April 12, 2016

Saturday, May 22, 2010

50 State Tour: The Sunflower State

Kansas State Poet Laureate Caryn Mirriam-Goldberg continues her visit today. She's got some great advice for teaching poetry in the classroom.

Does Kansas have a poet-in-the-schools program and do you visit schools?

We have an Arts on Tour program, and schools can contract with me to come in and do workshops for their students. I generally try to help students discover that writing can be something specifically for them to help them clarify who they are and celebrate their options in life. 

What tips do you have for teachers?

I would suggest to teachers that they try out exercises such as having students pick a place in the world, and then write about themselves living there as if this was where they were from. They might also use fairy tales and folk tales as writing prompts, asking students to write from the perspective of quiet characters or objects in the poem (such as the pumpkin in "Cinderella" or one of the dwarves in "Snow White.")

There's a model poem at Poetry 180 -- a Sleeping Beauty retelling called "Immortality," by Lisel Mueller.

Caryn, did you have a favorite book of poetry as a child?
I didn't really have a favorite book of poetry as a child, but as a teenager, I loved e.e.cummings and T.S. Eliot, and eventually, Adrienne Rich, William Stafford and many others.

Tell us about the literary community in Kansas. Who are some poets we should check out?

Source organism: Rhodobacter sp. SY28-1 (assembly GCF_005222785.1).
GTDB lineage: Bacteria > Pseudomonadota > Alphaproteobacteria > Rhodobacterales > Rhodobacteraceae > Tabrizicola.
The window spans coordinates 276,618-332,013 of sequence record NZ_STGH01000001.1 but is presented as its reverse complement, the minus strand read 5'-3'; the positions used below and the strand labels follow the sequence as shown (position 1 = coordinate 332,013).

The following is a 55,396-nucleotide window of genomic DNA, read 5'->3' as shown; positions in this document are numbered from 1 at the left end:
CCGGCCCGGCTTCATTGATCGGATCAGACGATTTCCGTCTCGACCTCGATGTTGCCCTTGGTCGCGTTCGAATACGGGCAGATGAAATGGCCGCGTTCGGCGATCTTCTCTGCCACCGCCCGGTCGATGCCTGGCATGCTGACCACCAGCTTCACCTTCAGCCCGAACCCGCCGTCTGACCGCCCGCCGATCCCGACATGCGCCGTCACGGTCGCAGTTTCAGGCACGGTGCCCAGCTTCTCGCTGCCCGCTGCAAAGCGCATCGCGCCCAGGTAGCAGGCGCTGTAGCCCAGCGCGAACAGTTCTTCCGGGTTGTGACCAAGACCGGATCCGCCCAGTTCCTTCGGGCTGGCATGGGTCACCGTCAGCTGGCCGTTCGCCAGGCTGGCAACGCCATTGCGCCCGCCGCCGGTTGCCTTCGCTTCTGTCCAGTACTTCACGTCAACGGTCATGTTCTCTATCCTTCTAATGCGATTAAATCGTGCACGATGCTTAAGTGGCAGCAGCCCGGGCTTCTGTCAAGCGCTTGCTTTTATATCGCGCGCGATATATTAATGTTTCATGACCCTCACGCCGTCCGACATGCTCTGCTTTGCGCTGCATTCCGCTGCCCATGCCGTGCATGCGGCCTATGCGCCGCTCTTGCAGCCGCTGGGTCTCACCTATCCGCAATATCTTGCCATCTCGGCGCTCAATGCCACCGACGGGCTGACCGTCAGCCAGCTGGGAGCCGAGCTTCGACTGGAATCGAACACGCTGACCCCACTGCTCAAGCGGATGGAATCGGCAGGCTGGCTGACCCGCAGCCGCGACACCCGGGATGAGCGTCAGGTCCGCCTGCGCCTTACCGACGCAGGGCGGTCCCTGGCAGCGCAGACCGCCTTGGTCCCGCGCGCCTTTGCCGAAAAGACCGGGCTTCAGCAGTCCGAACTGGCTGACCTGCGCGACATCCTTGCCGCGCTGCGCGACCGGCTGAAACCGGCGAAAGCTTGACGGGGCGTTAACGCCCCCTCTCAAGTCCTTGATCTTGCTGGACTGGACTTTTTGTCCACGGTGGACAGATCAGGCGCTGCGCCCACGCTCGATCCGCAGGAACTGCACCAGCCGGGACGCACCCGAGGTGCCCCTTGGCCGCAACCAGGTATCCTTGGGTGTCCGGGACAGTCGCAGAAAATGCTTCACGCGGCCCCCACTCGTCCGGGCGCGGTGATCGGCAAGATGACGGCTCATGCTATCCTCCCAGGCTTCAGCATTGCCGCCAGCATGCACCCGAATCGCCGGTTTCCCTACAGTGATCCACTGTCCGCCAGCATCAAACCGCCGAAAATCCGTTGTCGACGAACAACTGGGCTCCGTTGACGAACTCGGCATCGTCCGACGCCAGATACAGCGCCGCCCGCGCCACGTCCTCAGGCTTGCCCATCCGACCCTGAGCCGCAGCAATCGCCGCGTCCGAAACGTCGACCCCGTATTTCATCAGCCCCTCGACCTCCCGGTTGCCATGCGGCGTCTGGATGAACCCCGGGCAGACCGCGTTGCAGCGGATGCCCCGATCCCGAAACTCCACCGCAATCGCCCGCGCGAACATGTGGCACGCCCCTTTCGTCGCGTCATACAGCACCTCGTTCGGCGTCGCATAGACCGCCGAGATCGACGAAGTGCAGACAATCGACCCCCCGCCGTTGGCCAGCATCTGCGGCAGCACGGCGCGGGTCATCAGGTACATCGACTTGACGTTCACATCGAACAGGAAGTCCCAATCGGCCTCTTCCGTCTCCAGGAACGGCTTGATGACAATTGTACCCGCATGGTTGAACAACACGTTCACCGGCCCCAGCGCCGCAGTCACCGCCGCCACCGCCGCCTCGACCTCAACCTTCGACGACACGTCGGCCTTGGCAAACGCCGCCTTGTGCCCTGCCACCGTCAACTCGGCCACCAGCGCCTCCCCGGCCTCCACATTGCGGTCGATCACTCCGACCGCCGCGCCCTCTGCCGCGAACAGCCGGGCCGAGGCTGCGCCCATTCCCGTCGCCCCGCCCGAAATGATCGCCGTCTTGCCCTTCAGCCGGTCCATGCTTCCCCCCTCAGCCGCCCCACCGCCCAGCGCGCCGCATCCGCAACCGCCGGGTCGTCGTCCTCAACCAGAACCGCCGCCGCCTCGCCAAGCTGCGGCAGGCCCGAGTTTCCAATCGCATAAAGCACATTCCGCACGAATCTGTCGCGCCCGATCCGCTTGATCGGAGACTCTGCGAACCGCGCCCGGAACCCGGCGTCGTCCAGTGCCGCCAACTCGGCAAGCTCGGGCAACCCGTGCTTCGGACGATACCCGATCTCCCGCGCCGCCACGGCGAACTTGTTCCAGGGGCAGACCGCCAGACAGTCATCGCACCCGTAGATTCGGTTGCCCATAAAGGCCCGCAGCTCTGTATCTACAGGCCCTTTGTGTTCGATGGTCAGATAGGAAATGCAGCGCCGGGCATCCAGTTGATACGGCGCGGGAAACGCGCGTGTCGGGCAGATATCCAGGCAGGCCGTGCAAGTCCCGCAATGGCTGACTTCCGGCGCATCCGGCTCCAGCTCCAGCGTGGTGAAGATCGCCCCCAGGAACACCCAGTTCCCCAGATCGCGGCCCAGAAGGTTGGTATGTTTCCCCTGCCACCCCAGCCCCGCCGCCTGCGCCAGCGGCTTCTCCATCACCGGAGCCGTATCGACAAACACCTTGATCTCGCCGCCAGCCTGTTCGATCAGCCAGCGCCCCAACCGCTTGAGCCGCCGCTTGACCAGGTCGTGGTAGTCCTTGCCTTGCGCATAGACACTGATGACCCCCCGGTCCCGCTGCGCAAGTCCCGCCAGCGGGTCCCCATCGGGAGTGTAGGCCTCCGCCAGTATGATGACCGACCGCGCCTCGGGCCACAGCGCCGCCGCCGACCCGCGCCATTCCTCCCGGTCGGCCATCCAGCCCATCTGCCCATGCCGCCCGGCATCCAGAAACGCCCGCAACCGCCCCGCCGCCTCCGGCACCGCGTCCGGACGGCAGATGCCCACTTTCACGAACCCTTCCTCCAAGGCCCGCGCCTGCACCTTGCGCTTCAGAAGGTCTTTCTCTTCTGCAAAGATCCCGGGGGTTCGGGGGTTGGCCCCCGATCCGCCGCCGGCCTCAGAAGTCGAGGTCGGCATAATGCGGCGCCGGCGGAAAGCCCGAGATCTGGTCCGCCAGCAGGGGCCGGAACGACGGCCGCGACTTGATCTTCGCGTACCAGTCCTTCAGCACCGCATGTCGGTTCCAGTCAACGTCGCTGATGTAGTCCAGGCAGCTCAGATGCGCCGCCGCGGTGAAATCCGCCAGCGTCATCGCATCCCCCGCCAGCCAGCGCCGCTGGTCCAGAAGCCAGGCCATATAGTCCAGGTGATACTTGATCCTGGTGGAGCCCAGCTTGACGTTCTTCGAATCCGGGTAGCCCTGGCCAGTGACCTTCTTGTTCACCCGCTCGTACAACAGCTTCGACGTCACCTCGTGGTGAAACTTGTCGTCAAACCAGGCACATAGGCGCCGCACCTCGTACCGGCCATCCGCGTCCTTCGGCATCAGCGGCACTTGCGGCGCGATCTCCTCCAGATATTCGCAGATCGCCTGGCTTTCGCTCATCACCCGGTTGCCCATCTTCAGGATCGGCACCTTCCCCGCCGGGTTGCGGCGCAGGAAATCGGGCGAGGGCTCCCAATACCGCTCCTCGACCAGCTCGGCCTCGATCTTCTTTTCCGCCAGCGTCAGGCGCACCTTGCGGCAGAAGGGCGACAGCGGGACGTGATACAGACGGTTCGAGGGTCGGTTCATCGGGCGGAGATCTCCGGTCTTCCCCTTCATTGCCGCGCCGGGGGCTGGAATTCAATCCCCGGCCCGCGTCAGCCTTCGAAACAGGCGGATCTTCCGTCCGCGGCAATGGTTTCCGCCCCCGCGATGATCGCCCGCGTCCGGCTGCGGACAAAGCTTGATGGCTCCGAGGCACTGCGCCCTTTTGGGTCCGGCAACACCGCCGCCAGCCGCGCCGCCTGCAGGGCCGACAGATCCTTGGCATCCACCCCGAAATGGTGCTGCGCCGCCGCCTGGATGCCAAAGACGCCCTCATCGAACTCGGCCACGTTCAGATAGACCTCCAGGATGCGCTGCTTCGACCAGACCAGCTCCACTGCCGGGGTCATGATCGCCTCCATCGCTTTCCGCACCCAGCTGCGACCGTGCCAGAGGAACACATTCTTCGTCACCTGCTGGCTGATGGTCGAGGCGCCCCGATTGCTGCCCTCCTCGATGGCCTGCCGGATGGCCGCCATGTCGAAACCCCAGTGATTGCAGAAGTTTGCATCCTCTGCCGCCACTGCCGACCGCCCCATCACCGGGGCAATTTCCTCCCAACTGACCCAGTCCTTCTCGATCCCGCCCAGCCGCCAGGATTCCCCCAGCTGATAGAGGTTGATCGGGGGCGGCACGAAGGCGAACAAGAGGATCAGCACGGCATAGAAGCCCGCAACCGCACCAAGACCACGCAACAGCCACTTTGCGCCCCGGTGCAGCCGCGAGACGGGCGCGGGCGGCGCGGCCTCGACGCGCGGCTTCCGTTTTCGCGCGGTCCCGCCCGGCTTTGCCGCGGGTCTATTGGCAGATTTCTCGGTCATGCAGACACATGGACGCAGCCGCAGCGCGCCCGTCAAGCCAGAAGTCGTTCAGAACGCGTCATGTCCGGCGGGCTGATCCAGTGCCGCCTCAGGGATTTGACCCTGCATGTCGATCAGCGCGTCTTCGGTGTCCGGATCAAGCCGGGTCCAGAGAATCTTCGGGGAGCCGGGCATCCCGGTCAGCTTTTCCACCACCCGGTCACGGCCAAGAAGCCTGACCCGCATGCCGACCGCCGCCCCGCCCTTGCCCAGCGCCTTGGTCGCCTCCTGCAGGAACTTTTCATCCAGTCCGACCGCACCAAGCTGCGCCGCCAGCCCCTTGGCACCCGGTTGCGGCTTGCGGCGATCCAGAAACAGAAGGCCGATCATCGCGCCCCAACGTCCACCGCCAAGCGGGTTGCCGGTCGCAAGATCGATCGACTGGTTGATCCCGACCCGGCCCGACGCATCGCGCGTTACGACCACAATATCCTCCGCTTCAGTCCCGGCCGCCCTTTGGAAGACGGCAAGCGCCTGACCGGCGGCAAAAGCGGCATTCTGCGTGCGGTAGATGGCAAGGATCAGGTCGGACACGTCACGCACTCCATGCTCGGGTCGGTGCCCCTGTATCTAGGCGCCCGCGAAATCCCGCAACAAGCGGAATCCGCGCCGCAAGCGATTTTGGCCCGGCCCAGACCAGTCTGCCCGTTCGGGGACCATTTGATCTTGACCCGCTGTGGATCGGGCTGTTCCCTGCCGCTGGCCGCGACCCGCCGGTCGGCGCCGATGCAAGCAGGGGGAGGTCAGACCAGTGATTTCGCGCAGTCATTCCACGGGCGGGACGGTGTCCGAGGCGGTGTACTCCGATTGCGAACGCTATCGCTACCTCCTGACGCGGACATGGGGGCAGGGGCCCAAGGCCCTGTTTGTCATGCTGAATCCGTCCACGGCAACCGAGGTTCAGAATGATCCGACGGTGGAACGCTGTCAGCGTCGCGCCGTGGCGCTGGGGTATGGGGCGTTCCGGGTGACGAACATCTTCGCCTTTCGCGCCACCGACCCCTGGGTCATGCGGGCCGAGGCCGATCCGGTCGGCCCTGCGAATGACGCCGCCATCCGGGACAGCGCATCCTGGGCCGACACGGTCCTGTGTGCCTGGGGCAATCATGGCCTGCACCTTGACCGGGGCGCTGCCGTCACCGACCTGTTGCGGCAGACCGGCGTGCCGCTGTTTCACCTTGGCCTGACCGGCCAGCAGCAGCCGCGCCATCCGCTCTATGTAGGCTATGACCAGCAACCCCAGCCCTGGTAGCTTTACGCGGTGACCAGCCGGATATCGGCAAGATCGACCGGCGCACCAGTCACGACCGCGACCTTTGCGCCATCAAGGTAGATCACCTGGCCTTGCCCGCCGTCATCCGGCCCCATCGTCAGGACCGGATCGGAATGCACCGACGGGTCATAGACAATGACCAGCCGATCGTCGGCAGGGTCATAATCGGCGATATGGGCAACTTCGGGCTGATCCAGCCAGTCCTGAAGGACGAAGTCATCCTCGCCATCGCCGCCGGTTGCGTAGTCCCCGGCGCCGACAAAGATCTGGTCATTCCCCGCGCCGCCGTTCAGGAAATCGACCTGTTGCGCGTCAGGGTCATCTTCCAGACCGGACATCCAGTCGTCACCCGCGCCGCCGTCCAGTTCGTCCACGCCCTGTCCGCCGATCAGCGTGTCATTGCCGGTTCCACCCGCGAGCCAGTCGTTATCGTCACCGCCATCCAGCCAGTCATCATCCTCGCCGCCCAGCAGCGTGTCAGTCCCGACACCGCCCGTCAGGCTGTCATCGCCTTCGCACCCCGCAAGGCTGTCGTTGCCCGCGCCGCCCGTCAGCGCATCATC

We have a widespread literary community, and many of our top writers can be found at

In Lawrence, KS., where I live, there's quite a community of experimental poets because of William Burroughs having lived here for many decades until his death. His residence here brought many artists and poets to town regularly, such as Anne Waldman, Allan Ginsburg, Phillip Glass and so many others. Poets in this tradition include Jim McCrary, Judy Roitman, Joseph Harrington and especially Ken Irby

You'll find an interview with Burroughs here.

There are also many who identify particularly with writing about Kansas, such as Denise Low (past poet laureate), Steven Hind, Bill Sheldon, Kathleen Johnson and others. We have cowboy poets such as Jim Hoy and Mike Johnson. We also have very complex, internationally-known writers such as Albert Goldbarth.

If you'd like to read Caryn's poem "Self Portrait as Hand" and try the related writing exercise, it's in yesterday's post.

Thanks for stopping by, Caryn.

We're heading east for a stop in West Virginia next. Enjoy your weekend!

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